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I have seen a lot of pictures of WW2 half-tracks with a 1917 mounted on the side armor,but you never see any water cans,not very practical really. So did they just fill the water jacket with water and plug it off or wasn't it that critical for short bursts? Not that I have one or am doing this,it came up on another forum,not machine gun related, so I thought I would ask the people who know.
 

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Watercooled 1917's don't need a hose attached to function. They do not circulate the water. The water can and hose only catch the steam and condense it like a puke tank on a car. You can fire a belt or two before it starts to heat up and boil. On a vehicle the hose and can can be in the way. It is easier to just refill the gun with water as it boils out.
 

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What about a frozen gun? That water had to get below 32 degrees at some point or another.
Water freezing in the water jacket would expand, and I'd think you'd be replacing the jacket. I wonder if they used some alcohol or anti freeze? Of course alcohol wouldn't have made it into the gun...
 

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Water freezing in the water jacket would expand, and I'd think you'd be replacing the jacket. I wonder if they used some alcohol or anti freeze? Of course alcohol wouldn't have made it into the gun...
I seems to recall Dolf mentioning that some Vickers crews used an antifreeze mixture. I need to dig out my GOL and do some research.
 

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I think glycerine/mixed with water was used as an anti-freeze. Or piss with it's high salt content would do in a pinch.
 

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FM 23-55, Oct 1955 specifies the use of "antifreeze compound" (ethylene glycol type) for temperatures as low as minus 60. 60 percent by volume of antifreeze compound and 40 percent water. The manual also says cold water was not to poured into a hot jacket.

You would not want to fire the M1917A1 even with short burst without water. The barrel was no heavier than that of an 03 Springfield and confined inside the jacket would cool even slower. The BAR had a much heavier barrel but overheated pretty fast even with short bursts. Even one magazine could cause burns if touched (personal experience there).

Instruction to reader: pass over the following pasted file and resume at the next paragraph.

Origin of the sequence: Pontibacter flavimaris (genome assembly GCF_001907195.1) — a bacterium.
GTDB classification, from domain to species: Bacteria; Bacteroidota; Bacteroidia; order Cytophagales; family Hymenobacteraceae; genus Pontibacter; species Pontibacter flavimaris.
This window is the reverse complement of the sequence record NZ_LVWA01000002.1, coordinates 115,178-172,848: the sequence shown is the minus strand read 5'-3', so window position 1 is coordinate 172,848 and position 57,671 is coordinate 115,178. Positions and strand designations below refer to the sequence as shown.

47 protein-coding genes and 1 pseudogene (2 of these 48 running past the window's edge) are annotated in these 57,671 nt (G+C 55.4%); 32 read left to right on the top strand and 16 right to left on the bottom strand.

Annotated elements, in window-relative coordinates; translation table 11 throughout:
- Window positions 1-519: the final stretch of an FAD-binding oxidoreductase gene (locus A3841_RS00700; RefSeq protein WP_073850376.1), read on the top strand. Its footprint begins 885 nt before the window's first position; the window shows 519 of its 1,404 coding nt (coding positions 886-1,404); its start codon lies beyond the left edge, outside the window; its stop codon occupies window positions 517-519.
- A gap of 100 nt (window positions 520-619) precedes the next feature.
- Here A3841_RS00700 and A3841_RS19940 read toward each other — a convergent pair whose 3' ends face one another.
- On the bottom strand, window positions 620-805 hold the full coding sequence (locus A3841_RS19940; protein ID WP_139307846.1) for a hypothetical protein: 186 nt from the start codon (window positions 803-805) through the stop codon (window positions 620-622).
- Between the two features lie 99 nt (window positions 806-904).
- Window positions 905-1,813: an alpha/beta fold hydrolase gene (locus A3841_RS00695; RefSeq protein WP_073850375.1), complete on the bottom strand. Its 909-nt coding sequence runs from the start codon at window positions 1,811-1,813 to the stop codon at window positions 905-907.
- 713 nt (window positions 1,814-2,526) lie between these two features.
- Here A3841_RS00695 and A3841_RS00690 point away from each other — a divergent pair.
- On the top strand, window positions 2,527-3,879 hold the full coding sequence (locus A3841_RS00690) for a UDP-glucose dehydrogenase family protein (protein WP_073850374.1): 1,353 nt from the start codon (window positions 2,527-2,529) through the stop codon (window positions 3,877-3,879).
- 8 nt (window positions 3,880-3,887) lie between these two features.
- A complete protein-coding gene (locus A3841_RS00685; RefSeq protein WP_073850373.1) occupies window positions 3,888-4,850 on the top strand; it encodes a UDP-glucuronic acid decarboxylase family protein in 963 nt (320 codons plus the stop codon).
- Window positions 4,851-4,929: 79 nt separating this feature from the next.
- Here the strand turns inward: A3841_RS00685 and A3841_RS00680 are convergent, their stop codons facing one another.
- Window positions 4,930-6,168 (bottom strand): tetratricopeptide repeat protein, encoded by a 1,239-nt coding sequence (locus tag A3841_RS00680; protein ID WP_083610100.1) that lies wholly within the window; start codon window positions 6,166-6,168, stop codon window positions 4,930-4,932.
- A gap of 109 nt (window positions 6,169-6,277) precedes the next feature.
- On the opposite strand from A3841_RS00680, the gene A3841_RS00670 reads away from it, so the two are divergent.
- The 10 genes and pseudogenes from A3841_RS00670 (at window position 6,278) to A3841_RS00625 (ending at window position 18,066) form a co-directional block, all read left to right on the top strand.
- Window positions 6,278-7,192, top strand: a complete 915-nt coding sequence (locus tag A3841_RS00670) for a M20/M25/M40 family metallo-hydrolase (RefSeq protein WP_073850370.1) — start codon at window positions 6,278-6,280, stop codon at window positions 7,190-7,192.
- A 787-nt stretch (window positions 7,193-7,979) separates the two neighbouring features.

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An article in a recent American Rifleman was on a Korean War vet and it was mentioned in the article that in the Winter they filled the 1917's with anti-freeze. It didn't say if that was 100% anti-freeze or if it was added to the water in the jacket.
 

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Back to the original ??

Can you shoot them dry?
Or
Will it destroy the packing if dry?

The tiny bit mine will be shot when done...dry would be easier for clean up etc. So leave the packing out or what say the Herd?
 

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I shoot my semi and full auto a lot without water but only very short bursts, like maybe 30-40 rounds and then let it sit a while. I do this when tinkering with different ammo or letting the kids shoot a few rounds off behind the house. I have never had any trouble or seen damage to the barrel. It is a pain to dry it all out after shooting with water in it before putting it away so I only use the water when its going to be a good day at the range putting lots of lead down range.
 

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If you shoot them slow and only a few rounds like any other semi auto rifle it probably won't hurt anything. but if you intend to shoot a full belt even slow fire it certainly won't do the barrel any good. The first time I fired mine I put about a quart of water in and proceed to shoot no more than about thirty rounds that afternoon slow and intermittently . I don't think the water even got warm. That was all I fired that day but it took a couple days to dry out the inside of the jacket before I put it away. Had I known I was only going to shoot a few rounds I probably would have dispensed with the water. I don't think test firing it with a few rounds would hurt anything.